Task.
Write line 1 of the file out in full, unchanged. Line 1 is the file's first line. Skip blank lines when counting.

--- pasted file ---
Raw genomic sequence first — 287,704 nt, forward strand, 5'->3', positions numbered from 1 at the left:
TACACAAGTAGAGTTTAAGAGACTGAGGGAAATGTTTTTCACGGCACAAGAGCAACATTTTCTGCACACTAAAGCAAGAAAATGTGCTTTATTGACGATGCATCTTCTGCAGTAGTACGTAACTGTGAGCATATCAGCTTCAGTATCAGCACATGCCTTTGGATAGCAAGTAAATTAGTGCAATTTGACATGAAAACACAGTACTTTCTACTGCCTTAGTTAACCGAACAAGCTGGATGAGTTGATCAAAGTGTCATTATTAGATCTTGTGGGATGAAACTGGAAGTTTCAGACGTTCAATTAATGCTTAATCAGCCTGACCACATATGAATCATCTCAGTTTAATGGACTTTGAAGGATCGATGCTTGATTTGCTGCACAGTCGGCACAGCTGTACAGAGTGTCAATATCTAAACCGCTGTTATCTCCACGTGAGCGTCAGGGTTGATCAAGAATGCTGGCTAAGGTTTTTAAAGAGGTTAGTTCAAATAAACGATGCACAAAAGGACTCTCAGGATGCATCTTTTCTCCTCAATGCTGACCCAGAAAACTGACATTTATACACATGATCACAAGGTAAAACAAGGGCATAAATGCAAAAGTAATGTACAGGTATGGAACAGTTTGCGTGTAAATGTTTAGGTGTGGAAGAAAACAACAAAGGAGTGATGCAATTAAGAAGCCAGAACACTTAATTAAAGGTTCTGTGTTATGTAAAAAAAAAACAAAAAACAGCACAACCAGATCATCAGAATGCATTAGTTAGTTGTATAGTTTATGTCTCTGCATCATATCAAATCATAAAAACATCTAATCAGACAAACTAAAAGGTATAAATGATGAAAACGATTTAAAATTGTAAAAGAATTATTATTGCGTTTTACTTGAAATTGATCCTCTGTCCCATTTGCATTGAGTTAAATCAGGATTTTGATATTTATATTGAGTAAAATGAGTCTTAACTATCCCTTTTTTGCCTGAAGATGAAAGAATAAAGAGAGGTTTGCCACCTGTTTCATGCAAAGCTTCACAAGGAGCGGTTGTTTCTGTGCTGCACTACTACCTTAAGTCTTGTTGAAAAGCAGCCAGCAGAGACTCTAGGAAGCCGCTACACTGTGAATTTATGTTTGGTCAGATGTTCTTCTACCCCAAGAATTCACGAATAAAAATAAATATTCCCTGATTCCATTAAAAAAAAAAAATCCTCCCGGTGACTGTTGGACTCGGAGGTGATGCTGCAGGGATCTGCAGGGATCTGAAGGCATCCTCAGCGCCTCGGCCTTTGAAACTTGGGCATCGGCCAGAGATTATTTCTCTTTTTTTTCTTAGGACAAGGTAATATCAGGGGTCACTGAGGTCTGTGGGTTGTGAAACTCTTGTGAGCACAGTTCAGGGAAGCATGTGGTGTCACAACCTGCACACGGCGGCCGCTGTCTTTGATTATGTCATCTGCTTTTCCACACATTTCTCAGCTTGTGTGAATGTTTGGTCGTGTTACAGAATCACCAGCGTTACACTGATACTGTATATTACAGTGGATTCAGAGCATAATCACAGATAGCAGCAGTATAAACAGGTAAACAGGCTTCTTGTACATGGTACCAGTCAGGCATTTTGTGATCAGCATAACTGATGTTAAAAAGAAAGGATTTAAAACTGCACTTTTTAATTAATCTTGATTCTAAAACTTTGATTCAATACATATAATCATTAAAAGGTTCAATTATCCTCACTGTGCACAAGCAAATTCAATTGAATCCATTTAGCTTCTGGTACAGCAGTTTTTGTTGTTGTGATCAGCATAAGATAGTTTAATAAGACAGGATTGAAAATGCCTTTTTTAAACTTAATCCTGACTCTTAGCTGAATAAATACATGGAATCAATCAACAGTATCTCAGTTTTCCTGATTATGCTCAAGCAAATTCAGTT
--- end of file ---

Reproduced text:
Raw genomic sequence first — 287,704 nt, forward strand, 5'->3', positions numbered from 1 at the left: